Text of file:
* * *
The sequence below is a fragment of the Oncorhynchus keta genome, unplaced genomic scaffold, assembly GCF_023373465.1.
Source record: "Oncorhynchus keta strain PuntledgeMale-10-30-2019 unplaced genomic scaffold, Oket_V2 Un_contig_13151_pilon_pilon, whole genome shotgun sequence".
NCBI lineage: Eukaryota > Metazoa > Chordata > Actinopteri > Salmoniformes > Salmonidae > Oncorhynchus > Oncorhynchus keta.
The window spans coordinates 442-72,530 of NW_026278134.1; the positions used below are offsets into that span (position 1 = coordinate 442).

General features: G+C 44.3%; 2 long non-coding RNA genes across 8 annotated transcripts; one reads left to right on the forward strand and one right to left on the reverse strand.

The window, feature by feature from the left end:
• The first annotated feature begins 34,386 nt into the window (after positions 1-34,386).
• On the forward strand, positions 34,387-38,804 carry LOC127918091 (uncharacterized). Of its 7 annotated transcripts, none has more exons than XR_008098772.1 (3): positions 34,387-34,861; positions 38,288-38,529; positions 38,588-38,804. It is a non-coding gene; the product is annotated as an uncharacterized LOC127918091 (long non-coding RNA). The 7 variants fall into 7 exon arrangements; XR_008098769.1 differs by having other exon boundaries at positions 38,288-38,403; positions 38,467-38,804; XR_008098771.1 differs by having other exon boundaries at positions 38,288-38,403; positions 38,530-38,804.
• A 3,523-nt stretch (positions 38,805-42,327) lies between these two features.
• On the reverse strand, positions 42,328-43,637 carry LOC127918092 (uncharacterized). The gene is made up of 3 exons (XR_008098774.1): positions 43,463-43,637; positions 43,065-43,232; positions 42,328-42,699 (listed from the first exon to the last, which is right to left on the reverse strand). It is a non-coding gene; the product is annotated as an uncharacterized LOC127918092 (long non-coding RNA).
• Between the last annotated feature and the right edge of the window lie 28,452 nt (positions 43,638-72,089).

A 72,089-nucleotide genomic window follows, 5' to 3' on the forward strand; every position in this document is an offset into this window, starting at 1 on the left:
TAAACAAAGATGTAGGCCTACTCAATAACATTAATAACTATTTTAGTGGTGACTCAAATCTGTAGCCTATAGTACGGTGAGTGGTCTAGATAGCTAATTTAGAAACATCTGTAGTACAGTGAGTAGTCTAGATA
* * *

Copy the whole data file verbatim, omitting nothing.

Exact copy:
The sequence below is a fragment of the Oncorhynchus keta genome, unplaced genomic scaffold, assembly GCF_023373465.1.
Source record: "Oncorhynchus keta strain PuntledgeMale-10-30-2019 unplaced genomic scaffold, Oket_V2 Un_contig_13151_pilon_pilon, whole genome shotgun sequence".
NCBI lineage: Eukaryota > Metazoa > Chordata > Actinopteri > Salmoniformes > Salmonidae > Oncorhynchus > Oncorhynchus keta.
The window spans coordinates 442-72,530 of NW_026278134.1; the positions used below are offsets into that span (position 1 = coordinate 442).

General features: G+C 44.3%; 2 long non-coding RNA genes across 8 annotated transcripts; one reads left to right on the forward strand and one right to left on the reverse strand.

The window, feature by feature from the left end:
• The first annotated feature begins 34,386 nt into the window (after positions 1-34,386).
• On the forward strand, positions 34,387-38,804 carry LOC127918091 (uncharacterized). Of its 7 annotated transcripts, none has more exons than XR_008098772.1 (3): positions 34,387-34,861; positions 38,288-38,529; positions 38,588-38,804. It is a non-coding gene; the product is annotated as an uncharacterized LOC127918091 (long non-coding RNA). The 7 variants fall into 7 exon arrangements; XR_008098769.1 differs by having other exon boundaries at positions 38,288-38,403; positions 38,467-38,804; XR_008098771.1 differs by having other exon boundaries at positions 38,288-38,403; positions 38,530-38,804.
• A 3,523-nt stretch (positions 38,805-42,327) lies between these two features.
• On the reverse strand, positions 42,328-43,637 carry LOC127918092 (uncharacterized). The gene is made up of 3 exons (XR_008098774.1): positions 43,463-43,637; positions 43,065-43,232; positions 42,328-42,699 (listed from the first exon to the last, which is right to left on the reverse strand). It is a non-coding gene; the product is annotated as an uncharacterized LOC127918092 (long non-coding RNA).
• Between the last annotated feature and the right edge of the window lie 28,452 nt (positions 43,638-72,089).

A 72,089-nucleotide genomic window follows, 5' to 3' on the forward strand; every position in this document is an offset into this window, starting at 1 on the left:
TAAACAAAGATGTAGGCCTACTCAATAACATTAATAACTATTTTAGTGGTGACTCAAATCTGTAGCCTATAGTACGGTGAGTGGTCTAGATAGCTAATTTAGAAACATCTGTAGTACAGTGAGTAGTCTAGATA